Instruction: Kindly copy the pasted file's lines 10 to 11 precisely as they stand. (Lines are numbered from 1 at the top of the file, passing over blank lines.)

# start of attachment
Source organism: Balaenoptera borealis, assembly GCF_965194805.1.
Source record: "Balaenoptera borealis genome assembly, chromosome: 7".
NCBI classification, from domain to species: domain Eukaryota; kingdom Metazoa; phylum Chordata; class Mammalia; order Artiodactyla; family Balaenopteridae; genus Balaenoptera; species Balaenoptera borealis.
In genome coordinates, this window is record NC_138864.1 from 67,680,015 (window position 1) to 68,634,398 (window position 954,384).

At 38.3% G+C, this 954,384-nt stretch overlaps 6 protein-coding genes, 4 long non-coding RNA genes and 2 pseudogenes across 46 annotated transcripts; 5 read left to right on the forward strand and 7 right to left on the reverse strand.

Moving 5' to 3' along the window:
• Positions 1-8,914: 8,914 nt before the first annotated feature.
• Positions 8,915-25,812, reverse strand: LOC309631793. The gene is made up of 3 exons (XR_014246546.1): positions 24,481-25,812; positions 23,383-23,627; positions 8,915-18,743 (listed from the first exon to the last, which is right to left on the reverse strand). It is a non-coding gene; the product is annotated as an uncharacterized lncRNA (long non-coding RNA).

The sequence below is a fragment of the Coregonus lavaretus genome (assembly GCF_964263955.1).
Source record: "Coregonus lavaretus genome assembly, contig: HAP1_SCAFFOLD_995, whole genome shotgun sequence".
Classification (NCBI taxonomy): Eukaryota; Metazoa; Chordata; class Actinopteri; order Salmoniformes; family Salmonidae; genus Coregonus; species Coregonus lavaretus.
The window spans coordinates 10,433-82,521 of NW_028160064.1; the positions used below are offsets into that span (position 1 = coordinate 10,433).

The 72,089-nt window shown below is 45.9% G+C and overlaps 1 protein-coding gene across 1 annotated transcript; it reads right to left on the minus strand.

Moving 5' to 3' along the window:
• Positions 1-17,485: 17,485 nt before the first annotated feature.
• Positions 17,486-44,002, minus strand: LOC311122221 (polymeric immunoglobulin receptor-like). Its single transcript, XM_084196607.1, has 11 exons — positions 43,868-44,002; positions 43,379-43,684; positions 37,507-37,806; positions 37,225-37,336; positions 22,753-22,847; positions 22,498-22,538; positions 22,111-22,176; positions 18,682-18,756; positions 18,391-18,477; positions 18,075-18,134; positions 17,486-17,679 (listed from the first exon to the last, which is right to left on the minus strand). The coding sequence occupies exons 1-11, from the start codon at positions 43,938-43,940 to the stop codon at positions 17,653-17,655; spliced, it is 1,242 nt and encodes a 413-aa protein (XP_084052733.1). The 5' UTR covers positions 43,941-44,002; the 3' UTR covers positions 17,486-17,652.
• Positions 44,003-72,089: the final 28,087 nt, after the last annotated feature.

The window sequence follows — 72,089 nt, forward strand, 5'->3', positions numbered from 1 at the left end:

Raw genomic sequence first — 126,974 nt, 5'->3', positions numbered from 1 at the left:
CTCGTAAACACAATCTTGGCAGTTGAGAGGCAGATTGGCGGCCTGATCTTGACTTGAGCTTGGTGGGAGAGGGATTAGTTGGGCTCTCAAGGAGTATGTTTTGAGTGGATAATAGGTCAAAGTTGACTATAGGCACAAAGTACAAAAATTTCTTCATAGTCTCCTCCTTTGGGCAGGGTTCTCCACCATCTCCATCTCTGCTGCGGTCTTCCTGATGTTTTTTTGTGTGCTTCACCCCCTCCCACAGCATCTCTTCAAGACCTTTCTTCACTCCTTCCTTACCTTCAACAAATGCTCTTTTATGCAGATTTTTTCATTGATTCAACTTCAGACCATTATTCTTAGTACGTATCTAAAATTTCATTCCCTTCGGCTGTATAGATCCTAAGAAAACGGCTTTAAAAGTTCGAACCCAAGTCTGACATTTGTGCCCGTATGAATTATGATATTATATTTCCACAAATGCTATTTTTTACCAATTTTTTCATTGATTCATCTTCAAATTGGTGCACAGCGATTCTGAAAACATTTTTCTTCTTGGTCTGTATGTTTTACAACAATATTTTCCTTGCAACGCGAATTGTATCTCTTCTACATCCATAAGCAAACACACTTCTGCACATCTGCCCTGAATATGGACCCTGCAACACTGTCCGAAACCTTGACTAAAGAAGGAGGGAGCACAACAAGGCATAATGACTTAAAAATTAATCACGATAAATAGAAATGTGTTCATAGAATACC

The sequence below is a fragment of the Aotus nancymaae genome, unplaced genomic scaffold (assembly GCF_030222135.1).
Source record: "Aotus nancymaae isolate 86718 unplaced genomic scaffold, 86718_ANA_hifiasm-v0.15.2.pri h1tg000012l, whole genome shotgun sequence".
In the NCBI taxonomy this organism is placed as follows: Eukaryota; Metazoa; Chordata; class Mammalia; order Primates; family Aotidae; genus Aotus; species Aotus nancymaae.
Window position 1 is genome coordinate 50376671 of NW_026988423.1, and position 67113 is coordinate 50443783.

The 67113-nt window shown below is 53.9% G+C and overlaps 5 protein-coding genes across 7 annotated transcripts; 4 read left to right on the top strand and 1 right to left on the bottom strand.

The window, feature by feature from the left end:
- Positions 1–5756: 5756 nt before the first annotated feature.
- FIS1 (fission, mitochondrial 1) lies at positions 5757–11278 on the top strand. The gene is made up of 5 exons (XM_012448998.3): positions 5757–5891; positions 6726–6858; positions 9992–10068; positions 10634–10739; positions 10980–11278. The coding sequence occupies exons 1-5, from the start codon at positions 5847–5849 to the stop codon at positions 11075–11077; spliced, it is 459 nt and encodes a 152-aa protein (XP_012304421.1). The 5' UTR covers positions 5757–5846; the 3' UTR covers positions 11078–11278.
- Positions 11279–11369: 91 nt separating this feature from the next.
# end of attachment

Source record: "Coregonus lavaretus genome assembly, contig: HAP1_SCAFFOLD_995, whole genome shotgun sequence".
Classification (NCBI taxonomy): Eukaryota; Metazoa; Chordata; class Actinopteri; order Salmoniformes; family Salmonidae; genus Coregonus; species Coregonus lavaretus.